What a world cycle tourist looked like in 1893.  Remarkably, the bicycle looks very similar to today’s diamond framed bicycles although I have a hard time imagining what could be crammed into those two small bags strapped to the bike and not to mention pedaling dirt tracks across the globe with a fixed gear bike.  Frank Lentz must have had quite the adventure, cycling around the world in the 1890’s.

You can listen to a NPR radio interview of David Herlihy, author of “The Lost Cyclist:  The Epic Tale of an American Adventurer and his Mysterious Disappearance.”  You can listen to the interview here, Radio interview about Frank Lentz.

Cycle touring in 1890's

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Cycle Touring Central Asia – Mapping a route

As with all technology, things become better, cheaper and more accessible.  This is certainly no exception to the planning process for almost any expedition these days.

Yes, the idea of physically holding a map in your hands is certainly stimulating.  The process of identifying points of interest and slowly tracing the route with, first your finger then a pencil.  Trying to choose the least used roads or even perhaps the roads that are no longer used.

In today’s environment the paper map still plays a huge role and undoubtedly will still be found, stashed in the handlebar bag.  But when in the planning stages of a tour the paper map is not necessarily the best option.  Today we can simply pull up Google Maps or Google Earth and begin to zoom in on any place on earth.  You want to view a satellite image instead of a topography view, done.  Best of all, cycle tours planned with absolutely no money.  Spend a few hours in your local library planning a trip, then trace the route out and in a few minutes you have a good approximation of how many miles/kilometers your tour will consist of.

Perhaps I am veering off course from where this post should be heading, to a new cycle tour that I am very excited about.  During last fall, while volunteering as a board member a local film festival I had been introduced to a guy my own age who had done a tour in Asia several years ago as well.  Of course, after we got past the questions of the routes we had taken the next logical topic was equipment.  What can I say, I am an engineer and we fantasize over, analyze and critique equipment.

So, here is a rough outline of our route for the trip.

The idea……well the part that has been settled on is to fly to Beijing and take one of those new high-speed trains to Urumqi, from there we begin cycling.  And our glorious ending will be in Kashgar followed by another train ride back to Beijing, then home.

The two of us will be meeting tomorrow to discuss further plans, shared equipment, visas and a proposal we are trying to put together that will be distributed to several businesses around the area in hopes of securing a few places to give presentations when we return, fit and tan.

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Planning Begins

The excitement of researching and planning for your next adventure….it never grows old.  Today researching routes, visa requirements and finding people who have been there before are all easily accessed through the world wide web.  What is substantially more challenging is not wasting an entire day doing so.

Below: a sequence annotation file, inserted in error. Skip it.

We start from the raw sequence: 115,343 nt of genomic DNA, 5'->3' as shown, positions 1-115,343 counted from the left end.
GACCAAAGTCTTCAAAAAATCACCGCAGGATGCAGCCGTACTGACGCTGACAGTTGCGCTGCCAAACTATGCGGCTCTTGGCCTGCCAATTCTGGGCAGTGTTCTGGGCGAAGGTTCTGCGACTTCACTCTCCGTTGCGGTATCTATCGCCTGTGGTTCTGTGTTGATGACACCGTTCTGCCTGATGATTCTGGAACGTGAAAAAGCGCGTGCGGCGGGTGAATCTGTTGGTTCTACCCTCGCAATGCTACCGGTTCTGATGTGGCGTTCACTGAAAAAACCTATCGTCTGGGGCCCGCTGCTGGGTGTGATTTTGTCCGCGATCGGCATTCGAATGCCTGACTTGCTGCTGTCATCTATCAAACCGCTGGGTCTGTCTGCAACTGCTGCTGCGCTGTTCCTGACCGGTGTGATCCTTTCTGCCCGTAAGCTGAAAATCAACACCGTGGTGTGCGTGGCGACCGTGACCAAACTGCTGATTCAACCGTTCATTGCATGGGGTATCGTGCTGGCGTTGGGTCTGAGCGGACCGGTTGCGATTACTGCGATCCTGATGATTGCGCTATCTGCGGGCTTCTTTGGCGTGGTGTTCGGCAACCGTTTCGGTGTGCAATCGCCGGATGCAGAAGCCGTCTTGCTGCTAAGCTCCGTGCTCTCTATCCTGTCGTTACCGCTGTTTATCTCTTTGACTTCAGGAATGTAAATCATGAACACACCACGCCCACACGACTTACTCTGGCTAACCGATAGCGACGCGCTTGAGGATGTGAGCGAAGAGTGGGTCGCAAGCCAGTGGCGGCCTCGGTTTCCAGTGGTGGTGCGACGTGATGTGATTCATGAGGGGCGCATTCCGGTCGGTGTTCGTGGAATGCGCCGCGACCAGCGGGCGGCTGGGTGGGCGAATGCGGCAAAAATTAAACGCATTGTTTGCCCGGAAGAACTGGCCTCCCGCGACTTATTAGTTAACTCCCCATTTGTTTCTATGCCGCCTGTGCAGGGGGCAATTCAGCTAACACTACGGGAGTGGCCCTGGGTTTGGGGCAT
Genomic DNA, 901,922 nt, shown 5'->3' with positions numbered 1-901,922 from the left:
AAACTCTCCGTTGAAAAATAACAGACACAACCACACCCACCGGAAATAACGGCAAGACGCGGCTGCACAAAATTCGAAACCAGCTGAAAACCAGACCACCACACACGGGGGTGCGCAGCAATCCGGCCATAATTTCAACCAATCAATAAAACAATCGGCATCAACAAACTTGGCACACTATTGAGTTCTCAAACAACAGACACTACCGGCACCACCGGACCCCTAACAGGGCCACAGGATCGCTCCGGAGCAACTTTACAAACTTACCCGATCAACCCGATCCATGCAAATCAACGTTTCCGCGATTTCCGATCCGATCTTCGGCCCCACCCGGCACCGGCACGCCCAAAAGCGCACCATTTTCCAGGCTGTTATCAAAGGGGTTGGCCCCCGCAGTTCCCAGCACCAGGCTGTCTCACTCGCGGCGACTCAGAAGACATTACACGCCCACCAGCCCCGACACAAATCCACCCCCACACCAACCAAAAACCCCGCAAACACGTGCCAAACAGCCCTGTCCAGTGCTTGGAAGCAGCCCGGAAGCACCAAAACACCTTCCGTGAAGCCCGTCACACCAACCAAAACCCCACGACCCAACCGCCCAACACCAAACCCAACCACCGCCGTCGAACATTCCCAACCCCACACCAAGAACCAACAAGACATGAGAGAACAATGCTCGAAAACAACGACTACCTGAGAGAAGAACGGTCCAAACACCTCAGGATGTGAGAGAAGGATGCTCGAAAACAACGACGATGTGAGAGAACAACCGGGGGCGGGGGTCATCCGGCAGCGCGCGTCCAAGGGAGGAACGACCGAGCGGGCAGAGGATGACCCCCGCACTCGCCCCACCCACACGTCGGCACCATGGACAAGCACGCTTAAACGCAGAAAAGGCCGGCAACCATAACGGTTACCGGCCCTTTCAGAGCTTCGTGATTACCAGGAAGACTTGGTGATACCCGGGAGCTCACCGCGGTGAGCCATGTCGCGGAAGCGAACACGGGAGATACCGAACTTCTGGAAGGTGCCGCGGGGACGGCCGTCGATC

Making a list of countries I hope to visit and their visa requirements.

Making a list of countries I hope to visit and their visa requirements.

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Dreaming big

So it has been a long time since I last posted anything here.

What’s new?  Well, planning another long bike ride, but first things first.

Last week I had a great conversation with Andy Blanc of Thorn Cycles, located in the UK.  I was interested in ordering their Thorn Raven Sherpa bike with the Expedition package.  I had expressed to him that I wished their Sherpa model could accept a suspension fork or that their newest model, the Sterling was built for full on expedition touring.  Andy’s response was that they actually have a new bike in the works and should be arriving to the showroom floor in early January of 2010, a Thorn Raven Nomad S&S that is designed to utilize a suspension fork…..very exciting.  This bike will evidently be called the Thorn Raven Nomad Mark II.

So, of course I had to put a deposit on the new bike and now the hard part, waiting until late January.

Last week I have enjoyed catching up on Cass Gilbert’s most recent blog as he cycles from Alaska to Mexico or perhaps farther south.  He is well known in the touring community as an amazing UK based photographer, world tourer and previously ran Out There Biking, a cycling touring company that explored much of the Indian Himalayas.  Be sure to take a look at his latest blog at :

The planning stages of a new adventure are always exciting.  With the advent of technology, planning for a trip is now easier than ever, as Google Earth offers great detail for the beginnings of route planning and travel forums allow you to post your questions to a very specific audience.  A rather rough plan that is beginning to be hatched is to start cycling in England next spring and head east through Eastern Europe, Central Asia, China, Tibet, Nepal and hopefully then finishing in India.  Like I said, it is in the rough stages of planning but all great trips have to start somewhere.

Some of this route will follow my cycling trip in 2006/2007 that went through Kyrgyzstan, Tajikistan, Pakistan, China, Tibet and Nepal.  You can read about some of that trip here :

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The Beginnings

Welcome to the Rockventure blog.  This blog will serve as my way to document the 6 months or so of preparation for another bicycle touring trip.  I will be posting on both the current nature of affairs and provide description of my last trip from Kyrgyzstan to Nepal with a cool down ride through South East Asia.

Thanks for reading